In recent years, the issue of infringement in the software industry has gained international attention as the demand for software continues to grow. The growing presence of unauthorized reproduction of copyrighted products inhibits full potential growth and discourages creative activity. This study analyses the extent of software copyright infringement among college students and attitudes of these students with regard to risk of apprehension and conviction. We find a significantly higher likelihood of infringement for computer majors and male students, and a decrease in the likelihood of infringement for older students. We also uncover differences in attitudes toward risk of apprehension and conviction between majors in scientific fields and those in business and economics. Whereas the first group of majors appears to exhibit risky behavior, the latter tends to be more risk averse.

Main Results of the Study

This study concerns software copyright infringement in one major group: the college student. A number of basic findings emerge. Among these, the temptation to infringe is prevalent among college students. More precisely, this paper shows that:

  • There is a significantly higher likelihood of infringement for computer majors and male students, and a decrease in the likelihood of infringement by older students.
  • There are differences in attitudes toward risk of apprehension and conviction between majors in scientific fields and those in business and economics. Whereas the first group of majors appears to exhibit risk prone behavior, the latter tends to be more risk averse.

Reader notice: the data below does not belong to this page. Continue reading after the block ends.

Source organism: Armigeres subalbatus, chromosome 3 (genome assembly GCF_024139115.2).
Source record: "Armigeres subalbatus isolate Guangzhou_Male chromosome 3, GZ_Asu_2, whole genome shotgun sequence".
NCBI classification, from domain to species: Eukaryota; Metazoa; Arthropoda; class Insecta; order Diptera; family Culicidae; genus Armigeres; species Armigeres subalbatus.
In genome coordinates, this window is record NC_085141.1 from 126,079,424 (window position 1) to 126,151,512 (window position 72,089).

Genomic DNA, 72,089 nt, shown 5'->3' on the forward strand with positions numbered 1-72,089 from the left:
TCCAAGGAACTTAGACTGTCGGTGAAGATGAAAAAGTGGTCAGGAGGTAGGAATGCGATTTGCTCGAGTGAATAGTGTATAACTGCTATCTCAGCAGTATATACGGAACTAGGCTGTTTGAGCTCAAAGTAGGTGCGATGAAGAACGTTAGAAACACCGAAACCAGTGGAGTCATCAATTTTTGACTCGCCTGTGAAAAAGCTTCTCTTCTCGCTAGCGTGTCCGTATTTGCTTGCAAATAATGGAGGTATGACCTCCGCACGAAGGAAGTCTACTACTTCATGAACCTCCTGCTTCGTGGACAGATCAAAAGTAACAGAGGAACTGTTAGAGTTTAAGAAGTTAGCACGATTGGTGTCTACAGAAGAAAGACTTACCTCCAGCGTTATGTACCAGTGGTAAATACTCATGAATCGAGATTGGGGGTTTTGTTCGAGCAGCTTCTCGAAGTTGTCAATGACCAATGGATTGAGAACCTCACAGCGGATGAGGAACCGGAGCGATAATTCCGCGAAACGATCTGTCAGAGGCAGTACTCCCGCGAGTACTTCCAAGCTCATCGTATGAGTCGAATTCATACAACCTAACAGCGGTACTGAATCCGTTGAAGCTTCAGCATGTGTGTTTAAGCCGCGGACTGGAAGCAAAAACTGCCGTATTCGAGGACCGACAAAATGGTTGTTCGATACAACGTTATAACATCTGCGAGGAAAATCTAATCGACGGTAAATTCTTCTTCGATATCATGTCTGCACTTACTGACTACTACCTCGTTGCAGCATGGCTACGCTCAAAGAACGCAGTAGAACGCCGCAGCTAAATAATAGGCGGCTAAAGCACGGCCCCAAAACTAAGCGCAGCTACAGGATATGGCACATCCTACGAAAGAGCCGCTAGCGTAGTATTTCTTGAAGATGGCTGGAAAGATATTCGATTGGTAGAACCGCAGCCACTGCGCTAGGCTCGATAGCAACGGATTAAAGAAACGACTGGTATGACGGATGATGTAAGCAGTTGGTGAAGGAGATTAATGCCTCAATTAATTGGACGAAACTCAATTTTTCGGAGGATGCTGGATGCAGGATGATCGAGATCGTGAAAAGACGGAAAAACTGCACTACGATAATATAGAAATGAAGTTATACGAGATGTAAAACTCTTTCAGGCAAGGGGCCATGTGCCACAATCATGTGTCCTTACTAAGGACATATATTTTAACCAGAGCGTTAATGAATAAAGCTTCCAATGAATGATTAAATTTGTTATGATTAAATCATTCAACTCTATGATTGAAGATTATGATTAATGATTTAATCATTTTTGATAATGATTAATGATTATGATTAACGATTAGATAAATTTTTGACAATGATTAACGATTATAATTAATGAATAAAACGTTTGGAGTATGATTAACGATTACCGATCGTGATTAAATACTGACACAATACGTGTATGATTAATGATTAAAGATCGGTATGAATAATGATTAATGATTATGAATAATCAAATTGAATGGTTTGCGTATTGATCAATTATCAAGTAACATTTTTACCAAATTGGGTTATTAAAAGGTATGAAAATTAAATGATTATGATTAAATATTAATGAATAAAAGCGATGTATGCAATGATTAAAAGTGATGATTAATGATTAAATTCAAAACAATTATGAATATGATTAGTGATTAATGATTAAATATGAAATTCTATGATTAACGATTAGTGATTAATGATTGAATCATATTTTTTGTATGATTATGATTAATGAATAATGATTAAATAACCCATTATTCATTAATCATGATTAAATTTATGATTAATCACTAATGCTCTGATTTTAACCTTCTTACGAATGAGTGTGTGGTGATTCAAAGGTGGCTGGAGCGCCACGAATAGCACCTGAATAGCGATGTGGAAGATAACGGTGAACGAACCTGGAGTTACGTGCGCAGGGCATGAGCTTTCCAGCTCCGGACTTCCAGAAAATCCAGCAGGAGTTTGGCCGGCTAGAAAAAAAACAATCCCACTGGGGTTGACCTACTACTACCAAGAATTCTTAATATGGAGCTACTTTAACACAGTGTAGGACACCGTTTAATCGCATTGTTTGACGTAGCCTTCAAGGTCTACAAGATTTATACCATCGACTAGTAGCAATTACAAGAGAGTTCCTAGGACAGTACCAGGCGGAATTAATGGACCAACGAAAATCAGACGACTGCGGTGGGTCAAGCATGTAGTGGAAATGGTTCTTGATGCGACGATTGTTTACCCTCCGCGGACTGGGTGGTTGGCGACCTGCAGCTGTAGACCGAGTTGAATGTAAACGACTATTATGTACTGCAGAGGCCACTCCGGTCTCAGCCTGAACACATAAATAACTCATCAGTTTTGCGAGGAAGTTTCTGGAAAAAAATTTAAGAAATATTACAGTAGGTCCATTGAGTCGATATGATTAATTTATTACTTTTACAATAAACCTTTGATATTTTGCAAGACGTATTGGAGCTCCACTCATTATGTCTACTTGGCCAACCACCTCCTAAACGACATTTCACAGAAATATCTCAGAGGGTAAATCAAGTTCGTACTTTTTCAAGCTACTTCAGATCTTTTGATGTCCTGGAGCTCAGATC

Policy Implications as Stated By Author

Infringement in IPR restricts innovators from receiving full compensation for their contributions, and acts as a disincentive to innovate. For the college student, the temptation to infringe is still prevalent, which suggests that new approaches to enforcement must be taken in order to minimise its occurrence, such as increased warnings and more IPR prosecutions in order to raise student awareness and perception of the risks of owning unlicensed intellectual property.


Coverage of Study

Coverage of Fundamental Issues
Issue Included within Study
Relationship between protection (subject matter/term/scope) and supply/economic development/growth/welfare
Relationship between creative process and protection - what motivates creators (e.g. attribution; control; remuneration; time allocation)?
Green-tick.png
Harmony of interest assumption between authors and publishers (creators and producers/investors)
Effects of protection on industry structure (e.g. oligopolies; competition; economics of superstars; business models; technology adoption)
Understanding consumption/use (e.g. determinants of unlawful behaviour; user-generated content; social media)
Green-tick.png
Coverage of Evidence Based Policies
Issue Included within Study
Nature and Scope of exclusive rights (hyperlinking/browsing; reproduction right)
Exceptions (distinguish innovation and public policy purposes; open-ended/closed list; commercial/non-commercial distinction)
Mass digitisation/orphan works (non-use; extended collective licensing)
Licensing and Business models (collecting societies; meta data; exchanges/hubs; windowing; crossborder availability)
Fair remuneration (levies; copyright contracts)
Enforcement (quantifying infringement; criminal sanctions; intermediary liability; graduated response; litigation and court data; commercial/non-commercial distinction; education and awareness)
Green-tick.png

Datasets

Sample size: 148
Level of aggregation: University students
Period of material under study: 2002